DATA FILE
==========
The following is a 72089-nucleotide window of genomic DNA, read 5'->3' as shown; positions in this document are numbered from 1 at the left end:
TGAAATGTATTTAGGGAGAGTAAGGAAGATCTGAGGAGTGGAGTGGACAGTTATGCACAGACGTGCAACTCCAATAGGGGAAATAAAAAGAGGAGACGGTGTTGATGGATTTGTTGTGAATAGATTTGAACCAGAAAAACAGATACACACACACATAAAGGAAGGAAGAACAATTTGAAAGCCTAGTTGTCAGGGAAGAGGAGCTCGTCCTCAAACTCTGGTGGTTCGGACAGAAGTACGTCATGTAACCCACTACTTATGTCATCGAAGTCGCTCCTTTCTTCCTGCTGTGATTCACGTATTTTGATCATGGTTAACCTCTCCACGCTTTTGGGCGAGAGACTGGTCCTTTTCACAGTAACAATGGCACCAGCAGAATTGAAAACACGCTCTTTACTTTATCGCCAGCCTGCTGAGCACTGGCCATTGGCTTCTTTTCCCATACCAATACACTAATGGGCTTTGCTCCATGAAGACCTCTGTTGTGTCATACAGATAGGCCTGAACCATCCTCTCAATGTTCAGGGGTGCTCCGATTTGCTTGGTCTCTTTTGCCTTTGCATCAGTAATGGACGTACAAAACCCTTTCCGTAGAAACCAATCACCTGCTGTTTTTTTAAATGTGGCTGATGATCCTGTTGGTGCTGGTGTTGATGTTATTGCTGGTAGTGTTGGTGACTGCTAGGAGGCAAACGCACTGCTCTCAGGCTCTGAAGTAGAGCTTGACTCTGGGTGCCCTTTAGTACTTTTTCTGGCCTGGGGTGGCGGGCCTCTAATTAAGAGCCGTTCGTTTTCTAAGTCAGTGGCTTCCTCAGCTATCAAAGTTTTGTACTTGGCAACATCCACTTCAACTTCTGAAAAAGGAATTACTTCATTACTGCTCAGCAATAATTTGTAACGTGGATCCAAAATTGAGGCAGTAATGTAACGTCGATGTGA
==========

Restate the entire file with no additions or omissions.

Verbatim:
The following is a 72089-nucleotide window of genomic DNA, read 5'->3' as shown; positions in this document are numbered from 1 at the left end:
TGAAATGTATTTAGGGAGAGTAAGGAAGATCTGAGGAGTGGAGTGGACAGTTATGCACAGACGTGCAACTCCAATAGGGGAAATAAAAAGAGGAGACGGTGTTGATGGATTTGTTGTGAATAGATTTGAACCAGAAAAACAGATACACACACACATAAAGGAAGGAAGAACAATTTGAAAGCCTAGTTGTCAGGGAAGAGGAGCTCGTCCTCAAACTCTGGTGGTTCGGACAGAAGTACGTCATGTAACCCACTACTTATGTCATCGAAGTCGCTCCTTTCTTCCTGCTGTGATTCACGTATTTTGATCATGGTTAACCTCTCCACGCTTTTGGGCGAGAGACTGGTCCTTTTCACAGTAACAATGGCACCAGCAGAATTGAAAACACGCTCTTTACTTTATCGCCAGCCTGCTGAGCACTGGCCATTGGCTTCTTTTCCCATACCAATACACTAATGGGCTTTGCTCCATGAAGACCTCTGTTGTGTCATACAGATAGGCCTGAACCATCCTCTCAATGTTCAGGGGTGCTCCGATTTGCTTGGTCTCTTTTGCCTTTGCATCAGTAATGGACGTACAAAACCCTTTCCGTAGAAACCAATCACCTGCTGTTTTTTTAAATGTGGCTGATGATCCTGTTGGTGCTGGTGTTGATGTTATTGCTGGTAGTGTTGGTGACTGCTAGGAGGCAAACGCACTGCTCTCAGGCTCTGAAGTAGAGCTTGACTCTGGGTGCCCTTTAGTACTTTTTCTGGCCTGGGGTGGCGGGCCTCTAATTAAGAGCCGTTCGTTTTCTAAGTCAGTGGCTTCCTCAGCTATCAAAGTTTTGTACTTGGCAACATCCACTTCAACTTCTGAAAAAGGAATTACTTCATTACTGCTCAGCAATAATTTGTAACGTGGATCCAAAATTGAGGCAGTAATGTAACGTCGATGTGA